Drew Beckmeyer creates quirky paintings that fuse visuals from different times and spaces, often pairing unexpected scenes with seemingly personal and historical references. They are both charming and mysterious works that teeter between whimsical and ominous. Beautiul/Decay recently interviewed Drew regarding his process, and even took a sneak peak at his studio behind the scenes.
Jeff Luker, a graduate of the very cool Emerson College in Boston, has quite a knack for capturing moments on film. Every image feels very familiar and hazy, as if it were seeping back through your memories.
Dually based in both Los Angeles and New York, photographer Dan Eckstein is no stranger to the inescapable traffic of a bustling metropolis. While travelling across Rajasthan’s highways and byways during a trip in 2011, however, he noticed a striking addition to the thoroughfare: highly adorned, technicolor trucks. Inspired by these shimmering “goods carriers,” Eckstein opted to create his series and book, Horn Please: The Decorated Trucks of India.
In addition to vivid paint and ornately-inscribed text—including the phrase “Horn Please,” found ubiquitously on India’s trucks and designated “the mantra of the Indian highway” by Eckstein—the trucks’ exteriors are encrusted with gleaming lights, images of deities, intricate patterns, and even portraits of pop culture staples. While the trucks boast impressive façades, their interiors are just as embellished; given the exhaustive hours and long journeys innate to this line of work, the drivers seek to be comfortable and, thus, decorate their cabins according to their unique tastes.
While highly individual, the trucks also speak to a specific culture and its highly distinctive aesthetic:
What Eckstein produced is a singular portrait of the subcontinent–distinctly Indian, and a vividly colored reflection of this country in flux between tradition and modernity. Horn Please serves as a psychedelic guide to design in India, from the hand-painted lettering covering the trucks, to the mindboggling use of color, to the specifically Indian patterns and motifs, and a showcase of the visual vernacular of the subcontinent.
Beautiful and jubilant, the decorated trucks of India are truly a feast for the eyes. (Via Slate)
Ralph Pugay‘ is a Portland artist who makes awesome, lighthearted paintings. His colors and content is all comic, but his style reminds me of a combination of Waldo and Pieter Bruegel–a million things going on with lots of different characters all in one big flattened space. One of the thing i love about this, Waldo, and Pieter, is that you can spend a whole afternoon staring at and finding new, funny things in them. Confused hunters, dancing office workers, spiritual gymnasts; I can’t get enough. Check out the rest after the jump, then go look at the other 42 on his website!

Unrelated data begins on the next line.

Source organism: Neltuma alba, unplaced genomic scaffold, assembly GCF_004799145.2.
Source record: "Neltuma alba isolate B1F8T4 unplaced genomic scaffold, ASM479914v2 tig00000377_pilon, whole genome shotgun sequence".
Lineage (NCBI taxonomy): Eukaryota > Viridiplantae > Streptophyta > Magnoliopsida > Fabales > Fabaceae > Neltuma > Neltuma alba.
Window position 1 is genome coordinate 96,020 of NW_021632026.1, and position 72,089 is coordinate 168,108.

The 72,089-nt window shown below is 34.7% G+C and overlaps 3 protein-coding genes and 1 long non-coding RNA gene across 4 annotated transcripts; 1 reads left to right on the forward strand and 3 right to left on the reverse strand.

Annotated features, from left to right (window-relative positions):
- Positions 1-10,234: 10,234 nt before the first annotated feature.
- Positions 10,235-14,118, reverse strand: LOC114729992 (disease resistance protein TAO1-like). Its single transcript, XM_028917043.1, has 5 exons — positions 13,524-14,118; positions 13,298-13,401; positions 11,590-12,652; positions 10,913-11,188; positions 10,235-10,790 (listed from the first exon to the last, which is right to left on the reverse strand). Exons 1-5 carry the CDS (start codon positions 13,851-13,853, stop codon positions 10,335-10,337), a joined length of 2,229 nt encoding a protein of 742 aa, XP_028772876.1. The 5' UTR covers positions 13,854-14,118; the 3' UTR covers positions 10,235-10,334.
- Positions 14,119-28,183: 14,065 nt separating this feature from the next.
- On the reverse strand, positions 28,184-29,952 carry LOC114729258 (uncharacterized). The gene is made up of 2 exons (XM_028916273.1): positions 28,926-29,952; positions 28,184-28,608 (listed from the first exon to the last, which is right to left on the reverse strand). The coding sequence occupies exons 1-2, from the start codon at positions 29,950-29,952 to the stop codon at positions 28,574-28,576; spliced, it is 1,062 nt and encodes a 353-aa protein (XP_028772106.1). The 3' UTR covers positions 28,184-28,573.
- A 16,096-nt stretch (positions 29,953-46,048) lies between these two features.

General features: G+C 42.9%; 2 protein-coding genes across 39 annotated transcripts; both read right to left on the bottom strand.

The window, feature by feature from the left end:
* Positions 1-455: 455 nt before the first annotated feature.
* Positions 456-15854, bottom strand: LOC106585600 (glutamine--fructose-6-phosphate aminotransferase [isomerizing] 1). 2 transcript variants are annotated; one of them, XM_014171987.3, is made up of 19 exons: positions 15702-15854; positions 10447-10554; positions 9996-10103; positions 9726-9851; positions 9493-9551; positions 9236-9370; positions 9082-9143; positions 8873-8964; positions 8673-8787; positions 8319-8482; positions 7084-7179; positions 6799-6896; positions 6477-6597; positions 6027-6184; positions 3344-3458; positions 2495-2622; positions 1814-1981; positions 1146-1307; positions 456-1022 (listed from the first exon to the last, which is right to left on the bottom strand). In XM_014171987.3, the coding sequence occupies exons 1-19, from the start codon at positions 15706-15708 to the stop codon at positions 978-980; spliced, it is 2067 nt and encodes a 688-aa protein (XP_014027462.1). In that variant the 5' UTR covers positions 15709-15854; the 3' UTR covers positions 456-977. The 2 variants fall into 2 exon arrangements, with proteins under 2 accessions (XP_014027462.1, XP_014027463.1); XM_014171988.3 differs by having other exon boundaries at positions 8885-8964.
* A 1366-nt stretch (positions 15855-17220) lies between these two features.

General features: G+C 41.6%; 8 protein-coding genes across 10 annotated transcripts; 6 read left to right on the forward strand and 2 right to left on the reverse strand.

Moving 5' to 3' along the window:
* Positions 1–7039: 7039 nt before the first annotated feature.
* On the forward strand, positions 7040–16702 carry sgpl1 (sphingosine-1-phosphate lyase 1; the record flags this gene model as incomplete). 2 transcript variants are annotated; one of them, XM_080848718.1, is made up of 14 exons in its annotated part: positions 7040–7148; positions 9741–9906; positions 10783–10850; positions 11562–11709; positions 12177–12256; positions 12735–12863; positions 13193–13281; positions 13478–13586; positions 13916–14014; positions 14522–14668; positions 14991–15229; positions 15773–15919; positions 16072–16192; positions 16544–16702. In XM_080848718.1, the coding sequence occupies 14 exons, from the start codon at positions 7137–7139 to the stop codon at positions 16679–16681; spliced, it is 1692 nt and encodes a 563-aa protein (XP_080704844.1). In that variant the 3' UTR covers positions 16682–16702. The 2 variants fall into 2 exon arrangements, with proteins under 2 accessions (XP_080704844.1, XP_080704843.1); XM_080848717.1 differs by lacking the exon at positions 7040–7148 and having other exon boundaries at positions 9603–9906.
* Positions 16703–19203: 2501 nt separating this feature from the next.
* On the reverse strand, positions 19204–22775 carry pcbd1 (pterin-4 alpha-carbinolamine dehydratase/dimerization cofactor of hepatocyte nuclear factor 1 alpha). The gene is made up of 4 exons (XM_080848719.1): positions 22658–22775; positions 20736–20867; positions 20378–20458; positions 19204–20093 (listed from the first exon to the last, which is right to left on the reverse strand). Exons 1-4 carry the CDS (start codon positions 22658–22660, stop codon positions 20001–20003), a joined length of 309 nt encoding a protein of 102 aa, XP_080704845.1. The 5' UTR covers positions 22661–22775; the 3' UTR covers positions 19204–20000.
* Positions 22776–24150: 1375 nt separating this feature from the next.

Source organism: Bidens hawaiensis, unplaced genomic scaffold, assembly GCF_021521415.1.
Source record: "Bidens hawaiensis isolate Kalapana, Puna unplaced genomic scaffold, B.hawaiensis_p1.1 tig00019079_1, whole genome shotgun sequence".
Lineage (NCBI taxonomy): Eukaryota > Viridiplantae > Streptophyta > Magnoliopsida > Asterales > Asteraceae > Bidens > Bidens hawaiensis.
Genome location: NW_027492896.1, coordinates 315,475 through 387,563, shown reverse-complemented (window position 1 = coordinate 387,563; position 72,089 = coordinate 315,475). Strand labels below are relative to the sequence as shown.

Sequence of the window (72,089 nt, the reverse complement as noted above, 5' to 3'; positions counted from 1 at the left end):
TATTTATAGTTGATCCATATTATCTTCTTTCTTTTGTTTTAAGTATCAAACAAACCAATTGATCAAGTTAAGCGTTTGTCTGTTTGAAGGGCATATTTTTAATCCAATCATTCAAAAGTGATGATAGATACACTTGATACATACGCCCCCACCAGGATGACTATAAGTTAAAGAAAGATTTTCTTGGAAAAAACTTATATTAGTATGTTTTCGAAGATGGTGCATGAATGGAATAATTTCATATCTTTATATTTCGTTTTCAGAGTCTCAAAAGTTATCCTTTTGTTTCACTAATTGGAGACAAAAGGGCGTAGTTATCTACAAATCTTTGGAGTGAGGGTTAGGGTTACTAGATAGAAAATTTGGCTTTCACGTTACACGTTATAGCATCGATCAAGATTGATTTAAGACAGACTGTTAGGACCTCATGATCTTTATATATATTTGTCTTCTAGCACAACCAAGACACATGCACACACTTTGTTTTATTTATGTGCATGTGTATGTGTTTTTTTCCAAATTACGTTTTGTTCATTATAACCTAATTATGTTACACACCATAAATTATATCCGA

Artist David Kinsey‘s upcoming solo exhibit, Everything at Once, opens at the Joshua Liner Gallery December 13, 2012. Kinsey’s newest work reflects the intense nature of the show’s title. Severe angles and color hint at a depiction of mounting chaos. Several pieces, seem to be filled with a violent struggle for survival, domination, even attention. These mixed media pieces document a world spinning out of control and a the desperate scramble to document it. On this, Kinsey relates:
“Collectively, the developed world is swimming in modern media; we’re learning to navigate this landscape every day while becoming unwittingly addicted, for better or worse. And that’s simultaneously exhilarating and a little scary. Throw in climate change and you’ve got a scenario worthy of our attention.”
Dave Kinsey was the subject of the first interview in Beautiful/Decay’s now sold-out first issue. Everything at Once will be on exhibit at Manhattan’s Joshua Liner Gallery December 13th through January 12th
Zach Lewis lives and works in New York. He has just released his book There Are No Sins Here which is a 6″ x 9″ 110 page survey of work from 2010-2012. Lewis describes it briefly saying it is a “A narrative driven documentary photography book reflecting the sentiment of contemporary American life.” It serves as an honest portrait of a twenty-something taking in the city of NY during a time of political unrest. We see the push and pull of organized religion and ideologies of faith. Current events like the death of Osama bin Laden and Steve Jobs are presented as a reminder of the speed and influx of information in our current culture. Joy, paranoia, frustration, and hope are presented in equal measure. You can pick up a copy here.
In collaboration with the Vatican, a coalition of artists and humanitarians from the documentary Racing Extinction projected a stunning light show on the edifice of St. Peter’s Basilica. The videos display endangered animals and ecological crises from around the word, including whales, pandas, imperilled rainforests, and melting icebergs. As pointed out on My Modern Met, this demonstration follows a letter released from Pope Francis that makes clear the role humans play in the destruction of natural environments and non-human species. The goal of the light show was to foster awareness from the public, and on a political level, to encourage other influential figures and world leaders to acknowledge the loss and devastation.
Helmed by Oscar-winner Louie Psihoyos (director of The Cove), Racing Extinction features never-before-seen images that explore endangered species and the threat of mass extinction. Much like the light show—which is part of an ongoing (and vital) campaign to provoke action—Racing Extinction seeks to change the way we view the planet and the global beauty and vitality we will lose in the pursuit of our unsustainable practices. Such projects remind us that no matter where we are situated, even in our urban, human-centered habitats, we are always responsible and capable of changing the world’s grim outlook. (Via My Modern Met)